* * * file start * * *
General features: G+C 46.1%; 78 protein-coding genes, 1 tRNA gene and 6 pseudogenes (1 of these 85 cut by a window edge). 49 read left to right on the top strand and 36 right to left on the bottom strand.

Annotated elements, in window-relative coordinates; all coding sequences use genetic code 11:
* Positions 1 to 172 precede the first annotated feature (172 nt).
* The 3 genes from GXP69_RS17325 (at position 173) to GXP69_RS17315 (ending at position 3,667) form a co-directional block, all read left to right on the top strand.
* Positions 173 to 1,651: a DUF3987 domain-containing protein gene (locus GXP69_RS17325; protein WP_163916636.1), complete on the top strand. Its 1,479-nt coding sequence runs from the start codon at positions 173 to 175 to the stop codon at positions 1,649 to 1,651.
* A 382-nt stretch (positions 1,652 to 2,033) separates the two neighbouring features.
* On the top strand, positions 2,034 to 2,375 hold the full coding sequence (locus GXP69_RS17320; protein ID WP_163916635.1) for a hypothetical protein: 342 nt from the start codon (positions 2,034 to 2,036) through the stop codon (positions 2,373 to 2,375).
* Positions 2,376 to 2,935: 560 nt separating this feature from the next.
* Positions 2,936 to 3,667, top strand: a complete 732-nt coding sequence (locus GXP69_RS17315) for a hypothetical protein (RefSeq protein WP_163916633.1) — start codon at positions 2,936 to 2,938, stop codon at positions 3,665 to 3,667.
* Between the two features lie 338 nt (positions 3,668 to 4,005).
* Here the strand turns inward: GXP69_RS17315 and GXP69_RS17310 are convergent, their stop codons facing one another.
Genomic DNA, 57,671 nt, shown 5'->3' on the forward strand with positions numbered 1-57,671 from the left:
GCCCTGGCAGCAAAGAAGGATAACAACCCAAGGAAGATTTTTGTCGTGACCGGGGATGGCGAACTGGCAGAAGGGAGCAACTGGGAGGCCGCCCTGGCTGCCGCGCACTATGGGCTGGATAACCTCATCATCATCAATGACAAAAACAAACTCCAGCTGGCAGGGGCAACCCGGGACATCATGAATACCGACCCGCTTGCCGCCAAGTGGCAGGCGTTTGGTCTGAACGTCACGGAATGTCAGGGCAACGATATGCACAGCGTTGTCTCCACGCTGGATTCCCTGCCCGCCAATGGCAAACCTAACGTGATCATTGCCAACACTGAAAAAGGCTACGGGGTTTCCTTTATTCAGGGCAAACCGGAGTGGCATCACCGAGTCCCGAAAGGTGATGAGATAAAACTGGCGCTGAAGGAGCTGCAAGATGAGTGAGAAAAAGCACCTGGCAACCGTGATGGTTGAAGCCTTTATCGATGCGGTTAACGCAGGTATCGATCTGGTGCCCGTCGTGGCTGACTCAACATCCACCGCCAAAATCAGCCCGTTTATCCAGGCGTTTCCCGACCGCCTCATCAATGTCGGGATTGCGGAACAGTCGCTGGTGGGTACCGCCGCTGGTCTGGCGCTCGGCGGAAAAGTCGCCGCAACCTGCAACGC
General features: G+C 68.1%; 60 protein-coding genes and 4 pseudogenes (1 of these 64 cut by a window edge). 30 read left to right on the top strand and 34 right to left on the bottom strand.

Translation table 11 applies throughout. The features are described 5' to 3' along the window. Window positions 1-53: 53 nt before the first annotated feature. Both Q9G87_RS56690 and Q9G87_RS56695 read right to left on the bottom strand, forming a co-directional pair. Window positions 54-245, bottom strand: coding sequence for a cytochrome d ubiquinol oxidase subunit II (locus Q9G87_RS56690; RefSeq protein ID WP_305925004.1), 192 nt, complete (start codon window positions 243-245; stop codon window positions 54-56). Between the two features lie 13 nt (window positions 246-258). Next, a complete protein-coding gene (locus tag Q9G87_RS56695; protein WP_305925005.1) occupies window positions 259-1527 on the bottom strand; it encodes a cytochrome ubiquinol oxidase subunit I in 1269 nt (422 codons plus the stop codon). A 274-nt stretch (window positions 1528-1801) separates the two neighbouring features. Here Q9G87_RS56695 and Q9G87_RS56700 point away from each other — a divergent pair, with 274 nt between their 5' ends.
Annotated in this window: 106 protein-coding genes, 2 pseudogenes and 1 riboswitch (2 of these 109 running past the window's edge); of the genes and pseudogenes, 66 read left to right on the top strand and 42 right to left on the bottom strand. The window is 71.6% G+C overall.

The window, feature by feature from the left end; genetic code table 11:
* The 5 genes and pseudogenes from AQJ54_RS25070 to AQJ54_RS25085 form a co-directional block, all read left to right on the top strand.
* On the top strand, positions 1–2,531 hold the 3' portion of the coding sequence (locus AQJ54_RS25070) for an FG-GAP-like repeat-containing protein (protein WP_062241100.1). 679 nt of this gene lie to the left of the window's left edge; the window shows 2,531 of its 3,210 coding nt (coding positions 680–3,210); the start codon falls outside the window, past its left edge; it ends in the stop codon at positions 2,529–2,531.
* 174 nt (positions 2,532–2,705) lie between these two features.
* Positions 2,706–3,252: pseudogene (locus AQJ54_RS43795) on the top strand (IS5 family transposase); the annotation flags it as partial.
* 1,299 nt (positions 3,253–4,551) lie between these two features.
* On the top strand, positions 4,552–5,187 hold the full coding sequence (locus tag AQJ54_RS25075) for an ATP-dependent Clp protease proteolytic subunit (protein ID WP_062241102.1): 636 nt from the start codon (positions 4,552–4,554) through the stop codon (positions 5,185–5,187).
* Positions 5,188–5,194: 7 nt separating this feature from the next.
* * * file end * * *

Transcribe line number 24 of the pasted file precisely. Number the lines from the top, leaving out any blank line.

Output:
* Positions 5,188–5,194: 7 nt separating this feature from the next.